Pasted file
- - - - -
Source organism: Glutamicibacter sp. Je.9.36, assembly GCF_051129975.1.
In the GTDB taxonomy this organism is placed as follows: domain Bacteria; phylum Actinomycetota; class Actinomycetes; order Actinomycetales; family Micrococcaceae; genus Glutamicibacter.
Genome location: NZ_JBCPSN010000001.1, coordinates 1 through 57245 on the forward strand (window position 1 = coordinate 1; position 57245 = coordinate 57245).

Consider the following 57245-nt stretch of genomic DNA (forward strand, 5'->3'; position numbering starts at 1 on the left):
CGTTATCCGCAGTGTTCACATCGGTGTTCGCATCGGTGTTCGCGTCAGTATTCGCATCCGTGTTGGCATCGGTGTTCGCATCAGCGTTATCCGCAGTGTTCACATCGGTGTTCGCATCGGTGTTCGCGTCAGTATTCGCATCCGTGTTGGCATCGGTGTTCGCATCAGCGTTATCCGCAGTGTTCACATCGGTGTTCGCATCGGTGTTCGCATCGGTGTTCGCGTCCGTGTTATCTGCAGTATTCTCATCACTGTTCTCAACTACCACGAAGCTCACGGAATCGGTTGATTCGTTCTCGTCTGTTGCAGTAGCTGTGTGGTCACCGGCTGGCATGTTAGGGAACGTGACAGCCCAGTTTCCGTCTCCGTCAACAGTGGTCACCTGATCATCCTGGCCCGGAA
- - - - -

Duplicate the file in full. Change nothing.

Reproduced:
Source organism: Glutamicibacter sp. Je.9.36, assembly GCF_051129975.1.
In the GTDB taxonomy this organism is placed as follows: domain Bacteria; phylum Actinomycetota; class Actinomycetes; order Actinomycetales; family Micrococcaceae; genus Glutamicibacter.
Genome location: NZ_JBCPSN010000001.1, coordinates 1 through 57245 on the forward strand (window position 1 = coordinate 1; position 57245 = coordinate 57245).

Consider the following 57245-nt stretch of genomic DNA (forward strand, 5'->3'; position numbering starts at 1 on the left):
CGTTATCCGCAGTGTTCACATCGGTGTTCGCATCGGTGTTCGCGTCAGTATTCGCATCCGTGTTGGCATCGGTGTTCGCATCAGCGTTATCCGCAGTGTTCACATCGGTGTTCGCATCGGTGTTCGCGTCAGTATTCGCATCCGTGTTGGCATCGGTGTTCGCATCAGCGTTATCCGCAGTGTTCACATCGGTGTTCGCATCGGTGTTCGCATCGGTGTTCGCGTCCGTGTTATCTGCAGTATTCTCATCACTGTTCTCAACTACCACGAAGCTCACGGAATCGGTTGATTCGTTCTCGTCTGTTGCAGTAGCTGTGTGGTCACCGGCTGGCATGTTAGGGAACGTGACAGCCCAGTTTCCGTCTCCGTCAACAGTGGTCACCTGATCATCCTGGCCCGGAA